And this is where the West’s focus matters: Why are we so nervous about offending the sensibilities of the perpetrators? Why are we not more focused on the victims? Here, culture and cultural practices do matter. Too often, apologists in the West have dismissed practices that are prevalent in non-Western nations, from child marriage to honor killings to female genital mutilation, as somehow culturally protected.
By abandoning Western values of equality and the presumption of innocence of victims, the apologists have found ways to excuse these practices as “traditions” when many are restrictive and demeaning at best and nothing less than glaring human rights abuses at their worst. When these practices are given a veneer of respectability, it then also becomes “judgmental” to question other avenues of more explicit exploitation, such as rape, prostitution, and sex trafficking.
This cultural relativism has another insidious impact. It drives a wedge between Western and non-Western women, saying that they are held to two different standards. Moreover, by excusing this behavior in any group of men, it subtly moves toward normalizing it in all men, particularly men in any kind of position of power. Jeffrey Epstein is a case in point; but so is John Weaver, until quite recently one of the heads of the Lincoln Project. He was able to prey on young men and teenage boys for years in part because of his political access. Accusations against him were dismissed as competitors’ sour grapes, and his victims felt powerless. Both Weaver and Epstein were insulated and protected.
That is the same model that exists in British grooming gangs, where men from the same regions or ethnicities, even loosely bound by family ties, operate in a loyalty framework. They don’t have the wealth or power of Epstein or Weaver, but they often have access to money and drugs and steady employment—and use all of it to ensnare their more desperate and economically vulnerable victims. In many ways, the behavior of these grooming gangs’ mirrors organized crime’s tradition of “omerta,” but for sexual exploitation.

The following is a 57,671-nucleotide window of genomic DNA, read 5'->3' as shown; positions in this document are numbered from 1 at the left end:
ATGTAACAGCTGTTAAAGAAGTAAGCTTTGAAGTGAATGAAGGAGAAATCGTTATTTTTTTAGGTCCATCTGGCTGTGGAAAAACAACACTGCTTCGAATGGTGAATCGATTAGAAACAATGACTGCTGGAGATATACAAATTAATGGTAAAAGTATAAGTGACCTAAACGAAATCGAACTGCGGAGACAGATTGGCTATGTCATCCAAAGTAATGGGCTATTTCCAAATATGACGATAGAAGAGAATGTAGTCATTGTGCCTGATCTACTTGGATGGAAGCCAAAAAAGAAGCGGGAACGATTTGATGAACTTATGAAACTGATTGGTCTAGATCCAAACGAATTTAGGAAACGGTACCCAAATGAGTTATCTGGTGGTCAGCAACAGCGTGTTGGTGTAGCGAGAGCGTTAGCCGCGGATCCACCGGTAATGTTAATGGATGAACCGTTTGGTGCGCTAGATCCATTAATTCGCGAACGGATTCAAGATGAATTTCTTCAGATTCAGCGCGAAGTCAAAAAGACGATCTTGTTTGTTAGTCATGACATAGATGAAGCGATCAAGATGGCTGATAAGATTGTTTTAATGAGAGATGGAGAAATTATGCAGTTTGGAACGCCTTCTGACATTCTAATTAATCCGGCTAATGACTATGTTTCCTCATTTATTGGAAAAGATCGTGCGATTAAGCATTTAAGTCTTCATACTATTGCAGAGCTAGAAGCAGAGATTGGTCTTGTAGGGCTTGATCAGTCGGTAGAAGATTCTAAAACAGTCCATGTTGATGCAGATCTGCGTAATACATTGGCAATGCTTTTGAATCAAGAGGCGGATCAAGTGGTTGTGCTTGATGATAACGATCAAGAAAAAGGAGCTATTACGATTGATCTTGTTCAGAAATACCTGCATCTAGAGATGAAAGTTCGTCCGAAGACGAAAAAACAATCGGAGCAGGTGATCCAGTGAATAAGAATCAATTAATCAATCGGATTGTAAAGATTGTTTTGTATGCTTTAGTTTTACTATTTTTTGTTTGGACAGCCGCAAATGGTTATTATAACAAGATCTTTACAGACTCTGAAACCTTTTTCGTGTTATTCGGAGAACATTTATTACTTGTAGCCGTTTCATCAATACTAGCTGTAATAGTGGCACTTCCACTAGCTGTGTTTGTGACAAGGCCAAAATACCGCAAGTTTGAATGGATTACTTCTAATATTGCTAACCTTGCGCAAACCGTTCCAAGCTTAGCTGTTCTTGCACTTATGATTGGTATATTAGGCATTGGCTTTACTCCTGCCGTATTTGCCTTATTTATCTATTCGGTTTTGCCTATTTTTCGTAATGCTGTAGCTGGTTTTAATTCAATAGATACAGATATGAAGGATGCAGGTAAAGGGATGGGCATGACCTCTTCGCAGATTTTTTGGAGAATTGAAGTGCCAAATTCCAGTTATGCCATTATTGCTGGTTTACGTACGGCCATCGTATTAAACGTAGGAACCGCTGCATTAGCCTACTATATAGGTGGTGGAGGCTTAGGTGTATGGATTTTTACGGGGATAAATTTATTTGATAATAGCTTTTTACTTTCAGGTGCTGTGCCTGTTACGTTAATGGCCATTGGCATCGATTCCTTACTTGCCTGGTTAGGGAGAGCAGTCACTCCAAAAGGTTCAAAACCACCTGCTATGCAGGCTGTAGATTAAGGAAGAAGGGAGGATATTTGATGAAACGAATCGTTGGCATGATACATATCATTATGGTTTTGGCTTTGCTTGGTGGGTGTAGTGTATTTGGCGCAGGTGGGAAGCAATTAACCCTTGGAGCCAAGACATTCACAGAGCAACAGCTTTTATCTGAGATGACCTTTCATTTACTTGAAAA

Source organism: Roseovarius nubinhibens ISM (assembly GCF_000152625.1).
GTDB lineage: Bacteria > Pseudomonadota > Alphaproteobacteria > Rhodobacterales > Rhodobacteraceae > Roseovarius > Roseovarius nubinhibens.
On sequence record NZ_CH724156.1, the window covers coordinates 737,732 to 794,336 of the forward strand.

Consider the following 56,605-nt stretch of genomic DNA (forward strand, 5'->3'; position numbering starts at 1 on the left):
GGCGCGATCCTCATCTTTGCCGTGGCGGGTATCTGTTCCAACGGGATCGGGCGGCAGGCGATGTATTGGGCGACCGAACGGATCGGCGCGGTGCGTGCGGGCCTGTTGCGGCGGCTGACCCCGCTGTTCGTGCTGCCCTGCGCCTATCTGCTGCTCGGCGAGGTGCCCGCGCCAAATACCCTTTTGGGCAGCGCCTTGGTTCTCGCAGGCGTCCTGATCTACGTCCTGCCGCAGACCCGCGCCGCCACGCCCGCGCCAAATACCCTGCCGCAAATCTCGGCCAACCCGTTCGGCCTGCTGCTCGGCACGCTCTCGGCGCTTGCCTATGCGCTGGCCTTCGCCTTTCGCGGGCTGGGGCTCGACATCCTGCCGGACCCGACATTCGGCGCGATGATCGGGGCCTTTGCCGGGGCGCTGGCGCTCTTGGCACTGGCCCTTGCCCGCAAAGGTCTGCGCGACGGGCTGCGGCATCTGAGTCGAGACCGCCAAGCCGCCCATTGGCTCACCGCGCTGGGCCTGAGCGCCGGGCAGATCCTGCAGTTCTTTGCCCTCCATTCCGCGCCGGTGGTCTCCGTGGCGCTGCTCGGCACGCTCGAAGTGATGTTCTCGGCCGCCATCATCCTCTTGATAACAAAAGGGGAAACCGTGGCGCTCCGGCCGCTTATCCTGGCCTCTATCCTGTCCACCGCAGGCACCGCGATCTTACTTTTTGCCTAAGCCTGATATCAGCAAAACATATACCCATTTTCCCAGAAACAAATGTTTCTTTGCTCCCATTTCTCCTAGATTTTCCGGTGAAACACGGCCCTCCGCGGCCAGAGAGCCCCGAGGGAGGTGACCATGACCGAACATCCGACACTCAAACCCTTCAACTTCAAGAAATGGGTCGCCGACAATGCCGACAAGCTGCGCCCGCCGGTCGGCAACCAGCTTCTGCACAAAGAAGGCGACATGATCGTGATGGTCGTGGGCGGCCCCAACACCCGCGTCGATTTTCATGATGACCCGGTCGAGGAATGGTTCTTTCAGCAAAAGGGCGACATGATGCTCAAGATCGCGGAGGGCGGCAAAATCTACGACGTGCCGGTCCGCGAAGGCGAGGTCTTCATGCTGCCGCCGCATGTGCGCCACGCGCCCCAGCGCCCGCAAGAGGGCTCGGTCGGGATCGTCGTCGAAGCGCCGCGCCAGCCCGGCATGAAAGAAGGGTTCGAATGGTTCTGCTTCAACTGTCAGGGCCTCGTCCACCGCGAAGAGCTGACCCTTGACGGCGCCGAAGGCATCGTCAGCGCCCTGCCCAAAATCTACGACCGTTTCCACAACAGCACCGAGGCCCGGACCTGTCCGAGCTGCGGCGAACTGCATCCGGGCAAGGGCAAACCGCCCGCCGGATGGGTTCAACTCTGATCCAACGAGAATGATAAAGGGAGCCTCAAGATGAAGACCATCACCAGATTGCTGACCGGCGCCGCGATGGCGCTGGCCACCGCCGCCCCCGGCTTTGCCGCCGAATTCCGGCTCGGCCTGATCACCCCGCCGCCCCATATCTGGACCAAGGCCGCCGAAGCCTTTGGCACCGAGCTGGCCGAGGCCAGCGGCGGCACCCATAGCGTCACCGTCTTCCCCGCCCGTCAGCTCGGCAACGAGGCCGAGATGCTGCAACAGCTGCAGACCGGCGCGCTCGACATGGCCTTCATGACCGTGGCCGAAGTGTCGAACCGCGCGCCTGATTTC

As Secretary Patel’s report noted, “The group dynamic can have a role in creating an environment in which offenders believe they can act with impunity, in exacerbating disregard for victims, and in drawing others into offending behaviour.” The group dynamic may also be part of the reason why law enforcement and prosecutors have made the choice to look the other way.
An Egyptian immigrant to Germany summed up two central issues for me: Many non-Western men (and some Western ones) through entertainment and the internet see a version of Western women where they conclude all of them are “sluts.” Moreover, since it is often unacceptable or frowned upon in their home cultures to see women walking alone, they conclude that Western men do not place the same value on Western women as they do. These misconceptions make it all the more important for all of us in the West to clearly reaffirm our shared values of equality and human rights, regardless of economic status, country of origin, gender, or circumstances. A true #MeToo movement, focused on vulnerable women and girls, would seek to deny them both.
Now is the time to stand up and say that all sexual exploitation and violence, against anyone who is vulnerable, is unacceptable, that we affirm universal human rights and universal values, and we will not make cultural excuses. As the British Home Office noted, “This can happen anywhere.” Perhaps. But due to timidity and fear of offense, the West is not doing enough to make sure that it no longer happens here.
Ayaan Hirsi Ali is a research fellow at Stanford University’s Hoover Institution, founder of the AHA Foundation, and host of The Ayaan Hirsi Ali Podcast. Her new book Prey: Immigration, Islam, and the Erosion of Women’s Rights is available now.